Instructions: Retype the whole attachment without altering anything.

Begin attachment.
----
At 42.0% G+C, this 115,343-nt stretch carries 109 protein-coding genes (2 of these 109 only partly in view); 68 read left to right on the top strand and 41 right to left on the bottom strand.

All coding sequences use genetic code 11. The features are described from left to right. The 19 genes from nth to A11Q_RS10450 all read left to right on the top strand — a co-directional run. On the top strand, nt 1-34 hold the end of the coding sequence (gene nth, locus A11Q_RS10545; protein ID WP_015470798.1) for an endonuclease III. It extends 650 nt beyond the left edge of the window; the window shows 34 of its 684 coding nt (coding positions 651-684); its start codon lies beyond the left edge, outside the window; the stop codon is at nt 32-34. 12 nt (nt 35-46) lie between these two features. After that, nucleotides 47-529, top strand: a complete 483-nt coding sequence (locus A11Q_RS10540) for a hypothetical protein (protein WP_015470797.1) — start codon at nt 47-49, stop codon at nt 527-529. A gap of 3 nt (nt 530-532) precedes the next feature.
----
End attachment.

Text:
At 42.0% G+C, this 115,343-nt stretch carries 109 protein-coding genes (2 of these 109 only partly in view); 68 read left to right on the top strand and 41 right to left on the bottom strand.

All coding sequences use genetic code 11. The features are described from left to right. The 19 genes from nth to A11Q_RS10450 all read left to right on the top strand — a co-directional run. On the top strand, nt 1-34 hold the end of the coding sequence (gene nth, locus A11Q_RS10545; protein ID WP_015470798.1) for an endonuclease III. It extends 650 nt beyond the left edge of the window; the window shows 34 of its 684 coding nt (coding positions 651-684); its start codon lies beyond the left edge, outside the window; the stop codon is at nt 32-34. 12 nt (nt 35-46) lie between these two features. After that, nucleotides 47-529, top strand: a complete 483-nt coding sequence (locus A11Q_RS10540) for a hypothetical protein (protein WP_015470797.1) — start codon at nt 47-49, stop codon at nt 527-529. A gap of 3 nt (nt 530-532) precedes the next feature.